Yesterday my son and I took a drive to my hometown to visit my mom for the day. That highway always brings back so many memories for me. It’s funny how something as simple as a road can be a landmark of emotion. It reminds me of my first trips with friends who got their licence, my first drive after I got my licence, fun trips to the city with my family, not so fun trips to the city for dreaded doctors appointments, moving all my stuff up to the city, and now it’s the road that takes my little family to see my hometown and my mom and one sister that are left back there.
On my drive yesterday, as my little guy was asleep in the back seat I was reminded of a specific trip I had taken to the city with one of my sisters. I had recently got my licence, and was really just discovering a whole new world of great Christian music. After a day of shopping and an extended visit at Blessings Christian Bookstore, we were on our way back with the new sounds of “How Great Is Our God” coming through the speakers, and we sang at the top of our lungs. Life was good, God was good.
As I was coming around a bend, close to town, I saw the lights of a police car go off and quickly pull over. I glanced down at my speedometer, sure that he must not be stopping me.
Whoa. I was going really fast. (Ok I know most of you are thinking I probably wasn’t that innocent, but this is my version of the story!)
I pulled over, and much to my terror, out got the police officer who was also our neighbor and a wonderful family friend. My heart sank down to the pit of my stomach. embarrassment and shame crept over me like a terrible rash. Why couldn’t it have been anyone but him?
Not only was he a great family friend, but he was also the officer I was partnered with to go into schools and classrooms to talk to kids about D.A.R.E (Drug Abuse Resistance Education) and encourage them to be leaders and live lives different from the social norm.
As I rolled down my window, I tried to stop the hot tears from spilling over my cheeks. He told me was really surprised to see me, and asked for my licence and registration. Then he said four words I have never forgotten.
“I am really disappointed.”
Those words dug through my heart like a knife. I was so embarrassed, I thought I would never be allowed to help kids avoid drugs and alcohol, or encourage them to live positive lives because I had now done one of the worst things an upstanding citizen could do. I sped.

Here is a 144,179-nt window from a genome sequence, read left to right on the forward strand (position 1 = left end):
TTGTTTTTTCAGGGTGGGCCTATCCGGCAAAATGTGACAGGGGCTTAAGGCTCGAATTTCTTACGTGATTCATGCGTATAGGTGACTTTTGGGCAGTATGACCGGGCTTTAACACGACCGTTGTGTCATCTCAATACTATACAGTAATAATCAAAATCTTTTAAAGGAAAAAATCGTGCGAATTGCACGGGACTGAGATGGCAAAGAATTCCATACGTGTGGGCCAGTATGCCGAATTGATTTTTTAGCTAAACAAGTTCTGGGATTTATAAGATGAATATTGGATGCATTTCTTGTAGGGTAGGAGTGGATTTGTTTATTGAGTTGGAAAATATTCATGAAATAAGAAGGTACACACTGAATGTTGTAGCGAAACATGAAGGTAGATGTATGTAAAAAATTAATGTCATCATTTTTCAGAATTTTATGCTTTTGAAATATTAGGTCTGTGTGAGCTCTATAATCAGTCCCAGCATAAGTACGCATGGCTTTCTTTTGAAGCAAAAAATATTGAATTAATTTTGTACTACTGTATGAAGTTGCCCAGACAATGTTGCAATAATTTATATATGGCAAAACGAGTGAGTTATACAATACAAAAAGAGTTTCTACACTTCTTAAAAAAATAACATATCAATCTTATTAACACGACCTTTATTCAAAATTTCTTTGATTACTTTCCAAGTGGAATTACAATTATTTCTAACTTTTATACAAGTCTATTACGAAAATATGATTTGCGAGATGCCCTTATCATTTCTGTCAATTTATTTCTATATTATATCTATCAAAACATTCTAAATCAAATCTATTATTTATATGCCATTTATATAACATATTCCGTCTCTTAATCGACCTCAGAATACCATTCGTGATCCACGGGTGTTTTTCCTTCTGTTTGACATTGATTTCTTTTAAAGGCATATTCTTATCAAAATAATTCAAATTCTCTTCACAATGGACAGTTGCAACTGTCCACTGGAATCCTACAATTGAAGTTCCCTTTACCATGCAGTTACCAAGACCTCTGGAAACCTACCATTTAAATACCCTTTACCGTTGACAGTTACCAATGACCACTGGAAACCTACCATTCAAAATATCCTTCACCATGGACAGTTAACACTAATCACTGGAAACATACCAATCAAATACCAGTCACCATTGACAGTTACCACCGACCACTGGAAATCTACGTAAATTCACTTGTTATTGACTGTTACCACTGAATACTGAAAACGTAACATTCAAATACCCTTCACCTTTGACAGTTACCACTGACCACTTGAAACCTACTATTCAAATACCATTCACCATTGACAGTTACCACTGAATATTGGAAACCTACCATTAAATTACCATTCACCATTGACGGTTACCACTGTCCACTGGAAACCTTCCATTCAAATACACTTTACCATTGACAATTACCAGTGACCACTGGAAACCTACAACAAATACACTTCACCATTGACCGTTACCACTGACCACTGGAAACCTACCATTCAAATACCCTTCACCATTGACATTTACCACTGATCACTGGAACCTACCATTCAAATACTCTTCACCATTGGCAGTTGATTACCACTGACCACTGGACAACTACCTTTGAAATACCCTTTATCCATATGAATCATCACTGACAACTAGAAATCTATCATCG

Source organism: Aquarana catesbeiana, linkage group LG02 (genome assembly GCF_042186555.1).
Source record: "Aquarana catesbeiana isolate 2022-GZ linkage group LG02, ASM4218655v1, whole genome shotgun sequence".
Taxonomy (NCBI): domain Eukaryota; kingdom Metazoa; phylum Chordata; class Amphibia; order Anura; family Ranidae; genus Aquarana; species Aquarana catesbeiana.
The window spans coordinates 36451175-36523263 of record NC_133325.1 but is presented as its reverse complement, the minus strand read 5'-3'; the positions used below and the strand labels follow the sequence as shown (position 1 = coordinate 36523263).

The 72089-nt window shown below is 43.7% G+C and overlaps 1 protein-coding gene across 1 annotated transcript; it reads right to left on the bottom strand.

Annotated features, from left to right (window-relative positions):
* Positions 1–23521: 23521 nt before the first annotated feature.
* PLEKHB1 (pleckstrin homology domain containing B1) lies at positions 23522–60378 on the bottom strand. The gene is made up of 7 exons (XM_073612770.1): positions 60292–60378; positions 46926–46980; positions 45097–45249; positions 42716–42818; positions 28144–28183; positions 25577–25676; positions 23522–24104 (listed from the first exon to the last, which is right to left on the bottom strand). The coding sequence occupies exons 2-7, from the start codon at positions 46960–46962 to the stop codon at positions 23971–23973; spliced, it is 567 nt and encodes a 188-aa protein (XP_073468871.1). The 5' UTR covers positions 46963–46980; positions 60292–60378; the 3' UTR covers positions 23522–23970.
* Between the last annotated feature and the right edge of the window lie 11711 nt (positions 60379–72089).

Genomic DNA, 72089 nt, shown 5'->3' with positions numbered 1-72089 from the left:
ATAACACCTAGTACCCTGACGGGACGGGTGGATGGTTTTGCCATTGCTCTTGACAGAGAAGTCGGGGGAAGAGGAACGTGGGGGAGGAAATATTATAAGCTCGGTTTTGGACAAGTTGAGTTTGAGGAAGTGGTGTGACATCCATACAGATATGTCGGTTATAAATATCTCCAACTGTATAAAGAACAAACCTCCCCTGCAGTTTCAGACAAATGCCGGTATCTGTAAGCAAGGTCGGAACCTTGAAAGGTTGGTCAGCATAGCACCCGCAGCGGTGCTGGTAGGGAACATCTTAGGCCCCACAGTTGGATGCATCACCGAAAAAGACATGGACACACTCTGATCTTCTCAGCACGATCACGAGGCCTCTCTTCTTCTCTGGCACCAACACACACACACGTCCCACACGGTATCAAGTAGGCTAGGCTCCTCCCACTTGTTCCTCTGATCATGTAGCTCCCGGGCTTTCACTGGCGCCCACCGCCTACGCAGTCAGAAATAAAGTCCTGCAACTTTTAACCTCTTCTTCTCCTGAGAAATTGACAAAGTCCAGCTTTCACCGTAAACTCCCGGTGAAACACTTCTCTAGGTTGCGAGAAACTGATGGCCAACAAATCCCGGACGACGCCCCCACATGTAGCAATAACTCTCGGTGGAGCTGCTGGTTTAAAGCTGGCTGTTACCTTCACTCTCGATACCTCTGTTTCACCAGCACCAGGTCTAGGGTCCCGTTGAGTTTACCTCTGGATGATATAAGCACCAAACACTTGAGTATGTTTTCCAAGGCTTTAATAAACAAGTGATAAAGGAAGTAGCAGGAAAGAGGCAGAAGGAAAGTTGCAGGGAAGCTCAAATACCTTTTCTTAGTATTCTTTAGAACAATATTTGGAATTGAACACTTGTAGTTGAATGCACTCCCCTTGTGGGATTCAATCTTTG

Okay, so that was an extreme thought pattern, but I did feel an huge amount of embarrassment. The officer let me go with a warning and a disappointment speech, since it was my first offence. All I could think of is that I would have done anything for it to be some unknown officer who would have written me a ticket. Anything, but disappointing this officer.
Looking back, that was the best person who could have possibly stopped me in that moment. I am now extremely aware of how fast I am going, and try really hard to not speed (I don’t want to say I’ve never sped again, just in case that isn’t true, but I don’t think I have!)
Maybe another sixteen year old would have brushed it off as nothing, but there is something to be said for giving a teen responsibility and letting them know that they are a leader, and their actions affect others.
I avoided my neighbor for a long time after. I couldn’t face him. All I could think is that I had let him down.
We eventually talked and laughed about it, and I assured him that I had learned my lesson.
Sometimes we make a mistake and we get found out. Shame, humility and embarrassment can overcome us in an almost paralyzing way. In a fight to never feel those emotions again, we run from either the leadership position that caused us extra exposure and responsibility, or we hide from the people and accountability that we need the most.
For the righteous falls seven times and rises again, but the wicked stumble in times of calamity (Proverbs 24:16)
Though we make mistakes, we cannot be crippled by them. Allowing correction to come and dealing with the embarrassment of those tough conversations only makes you a deeper person of character and conviction.
Pride leads to disgrace, but with humility comes wisdom (Proverbs 11:2)
Although I definitely cowered away from seeing that police officer for a while, I know the Lord allowed me to experience wisdom from that situation. In the moment I thought that was worse than a speeding ticket, but now I know that was a way better lesson than a speeding ticket!
My sister still hasn’t let me forget that, and neither will the highway, but it serves as a reminder to me of the call to holy living that we have as leaders. Whether you are leading teens, a country, a small group or a family, even speeding is setting an example. What example do you want to set?